The above description is intended to be illustrative and not restrictive. Many alternative approaches or applications other than the examples provided would be apparent to those of skill in the art upon reading the above description. The scope of the invention should be determined, not with reference to the above description, but should instead be determined with reference to the appended claims, along with the full scope of equivalents to which such claims are entitled. It is anticipated and intended that future developments will occur in the arts discussed herein, and that the disclosed systems and methods will be incorporated into such future examples. In sum, it should be understood that the invention is capable of modification and variation and is limited only by the following claims.

The present embodiments have been particularly shown and described, which are merely illustrative of the best modes. It should be understood by those skilled in the art that various alternatives to the embodiments described herein may be employed in practicing the claims without departing from the spirit and scope as defined in the following claims. It is intended that the following claims define the scope of the invention and that the method and apparatus within the scope of these claims and their equivalents be covered thereby. This description should be understood to include all novel and non-obvious combinations of elements described herein, and claims may be presented in this or a later application to any novel and non-obvious combination of these elements. Moreover, the foregoing embodiments are illustrative, and no single feature or element is essential to all possible combinations that may be claimed in this or a later application.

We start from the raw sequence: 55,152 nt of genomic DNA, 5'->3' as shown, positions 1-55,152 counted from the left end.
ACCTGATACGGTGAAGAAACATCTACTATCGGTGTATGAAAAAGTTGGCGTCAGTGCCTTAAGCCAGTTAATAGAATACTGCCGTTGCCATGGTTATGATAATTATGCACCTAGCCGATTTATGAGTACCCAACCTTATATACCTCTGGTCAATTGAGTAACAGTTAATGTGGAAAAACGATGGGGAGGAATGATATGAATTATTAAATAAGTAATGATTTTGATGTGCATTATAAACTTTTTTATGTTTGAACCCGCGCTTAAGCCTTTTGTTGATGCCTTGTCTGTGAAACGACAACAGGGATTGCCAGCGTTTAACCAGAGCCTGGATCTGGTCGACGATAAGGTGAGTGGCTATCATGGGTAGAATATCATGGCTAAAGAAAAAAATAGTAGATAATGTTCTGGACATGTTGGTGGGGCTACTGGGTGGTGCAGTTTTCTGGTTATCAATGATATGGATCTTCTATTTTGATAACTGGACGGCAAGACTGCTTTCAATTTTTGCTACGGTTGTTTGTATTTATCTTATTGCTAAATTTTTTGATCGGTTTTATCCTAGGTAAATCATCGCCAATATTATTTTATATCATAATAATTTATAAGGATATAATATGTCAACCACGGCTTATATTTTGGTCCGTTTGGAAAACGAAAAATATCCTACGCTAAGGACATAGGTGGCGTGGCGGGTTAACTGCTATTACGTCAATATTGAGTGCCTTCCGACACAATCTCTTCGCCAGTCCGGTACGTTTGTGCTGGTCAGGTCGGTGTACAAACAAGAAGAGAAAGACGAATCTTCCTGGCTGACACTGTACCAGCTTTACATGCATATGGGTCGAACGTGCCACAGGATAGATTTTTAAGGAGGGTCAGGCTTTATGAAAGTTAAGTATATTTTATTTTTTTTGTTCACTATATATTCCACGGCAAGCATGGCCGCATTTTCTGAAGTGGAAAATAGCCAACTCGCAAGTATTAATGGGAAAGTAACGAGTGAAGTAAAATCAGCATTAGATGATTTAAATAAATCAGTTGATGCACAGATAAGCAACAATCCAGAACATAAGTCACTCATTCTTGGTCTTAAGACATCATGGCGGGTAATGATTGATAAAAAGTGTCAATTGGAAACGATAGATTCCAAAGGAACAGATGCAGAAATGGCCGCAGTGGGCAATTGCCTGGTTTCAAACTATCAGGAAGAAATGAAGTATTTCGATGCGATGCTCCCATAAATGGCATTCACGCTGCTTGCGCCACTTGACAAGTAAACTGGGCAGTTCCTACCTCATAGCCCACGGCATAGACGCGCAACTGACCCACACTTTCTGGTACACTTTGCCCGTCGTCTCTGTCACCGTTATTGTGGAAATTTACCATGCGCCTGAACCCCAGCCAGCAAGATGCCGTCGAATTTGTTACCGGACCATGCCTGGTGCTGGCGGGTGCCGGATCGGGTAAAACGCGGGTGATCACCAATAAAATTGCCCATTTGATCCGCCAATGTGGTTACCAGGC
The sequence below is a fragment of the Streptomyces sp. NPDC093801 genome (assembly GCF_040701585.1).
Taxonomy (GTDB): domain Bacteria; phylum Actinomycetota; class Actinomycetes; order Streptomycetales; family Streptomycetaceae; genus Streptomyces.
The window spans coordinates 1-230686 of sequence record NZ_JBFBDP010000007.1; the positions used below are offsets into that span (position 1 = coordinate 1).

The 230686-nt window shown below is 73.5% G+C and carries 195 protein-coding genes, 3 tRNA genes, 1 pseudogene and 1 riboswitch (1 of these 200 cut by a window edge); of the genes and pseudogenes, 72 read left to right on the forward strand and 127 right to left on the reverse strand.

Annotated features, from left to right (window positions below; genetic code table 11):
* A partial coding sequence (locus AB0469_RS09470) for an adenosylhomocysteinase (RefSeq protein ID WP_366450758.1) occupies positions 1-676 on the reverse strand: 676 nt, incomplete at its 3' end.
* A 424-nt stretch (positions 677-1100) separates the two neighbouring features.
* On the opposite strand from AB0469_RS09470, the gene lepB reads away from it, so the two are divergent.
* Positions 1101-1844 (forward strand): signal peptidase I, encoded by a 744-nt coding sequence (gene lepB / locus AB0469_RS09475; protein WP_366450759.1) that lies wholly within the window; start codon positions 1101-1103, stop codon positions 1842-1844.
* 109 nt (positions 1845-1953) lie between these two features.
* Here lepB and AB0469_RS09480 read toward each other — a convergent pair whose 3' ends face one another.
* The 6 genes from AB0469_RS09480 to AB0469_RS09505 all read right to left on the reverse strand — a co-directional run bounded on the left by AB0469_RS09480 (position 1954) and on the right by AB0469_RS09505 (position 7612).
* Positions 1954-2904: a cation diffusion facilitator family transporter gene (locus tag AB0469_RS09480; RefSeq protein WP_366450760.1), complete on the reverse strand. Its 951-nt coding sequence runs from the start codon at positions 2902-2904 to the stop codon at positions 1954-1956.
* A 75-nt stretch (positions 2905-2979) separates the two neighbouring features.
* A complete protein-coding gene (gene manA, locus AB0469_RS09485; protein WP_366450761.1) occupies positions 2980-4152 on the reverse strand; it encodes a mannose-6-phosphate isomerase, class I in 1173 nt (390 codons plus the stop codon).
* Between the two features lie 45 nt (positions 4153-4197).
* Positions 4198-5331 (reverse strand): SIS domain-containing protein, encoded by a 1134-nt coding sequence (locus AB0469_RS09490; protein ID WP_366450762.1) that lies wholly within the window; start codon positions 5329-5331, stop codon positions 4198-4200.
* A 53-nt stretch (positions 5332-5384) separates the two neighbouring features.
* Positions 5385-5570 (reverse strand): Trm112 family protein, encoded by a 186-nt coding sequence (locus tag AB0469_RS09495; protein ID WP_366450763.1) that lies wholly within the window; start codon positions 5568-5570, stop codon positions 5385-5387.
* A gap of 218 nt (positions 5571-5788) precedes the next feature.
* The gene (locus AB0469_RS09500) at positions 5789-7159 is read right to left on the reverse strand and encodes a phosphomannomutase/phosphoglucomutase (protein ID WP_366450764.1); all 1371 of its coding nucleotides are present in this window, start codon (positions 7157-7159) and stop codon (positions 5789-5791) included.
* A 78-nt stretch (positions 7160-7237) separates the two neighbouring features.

All terms used in the claims are intended to be given their broadest reasonable constructions and their ordinary meanings as understood by those skilled in the art unless an explicit indication to the contrary is made herein. In particular, use of the singular articles such as “a,” “the,” “said,” etc. should be read to recite one or more of the indicated elements unless a claim recites an explicit limitation to the contrary.

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Non-Patent Citations
Reference
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Referenced by
Citing PatentFiling datePublication dateApplicantTitle
US8473020 *Jul 27, 2010Jun 25, 2013Cercacor Laboratories, Inc.Non-invasive physiological sensor cover
US8558178 *May 14, 2012Oct 15, 2013Covidien LpPhysiological sensor having reduced sensitivity to interference
US20110028811 *Feb 3, 2011Masimo Laboratories, Inc.Non-invasive physiological sensor cover
US20120223213 *Sep 6, 2012Oleg GonopolskiyPhysiological sensor having reduced sensitivity to interference
Classifications
U.S. Classification250/338.1, 600/344
International ClassificationA61B5/1455
Cooperative ClassificationA61B5/7217, A61B5/14552, A61B2562/182, A61B5/6832
European ClassificationA61B5/1455N2
Legal Events
DateCodeEventDescription
Oct 30, 2009ASAssignment
Free format text: ASSIGNMENT OF ASSIGNORS INTEREST;ASSIGNORS:GONOPOLSKIY, OLEG;ANDERSON, ARIK;REEL/FRAME:023447/0108
Effective date: 20090526
Owner name: SOMANETICS CORPORATION, MICHIGAN
Jan 6, 2011ASAssignment
Owner name: NELLCOR PURITAN BENNETT LLC, COLORADO
Effective date: 20100927
Free format text: ASSIGNMENT OF ASSIGNORS INTEREST;ASSIGNOR:SOMANETICS LLC;REEL/FRAME:025597/0088
Effective date: 20100923
Owner name: SOMANETICS LLC, MASSACHUSETTS
Free format text: MERGER;ASSIGNOR:SOMANETICS CORPORATION;REEL/FRAME:025597/0018
Dec 9, 2012ASAssignment
Free format text: ASSIGNMENT OF ASSIGNORS INTEREST;ASSIGNOR:NELLCOR PURITAN BENNETT LLC;REEL/FRAME:029431/0766
Effective date: 20120929
Owner name: COVIDIEN LP, MASSACHUSETTS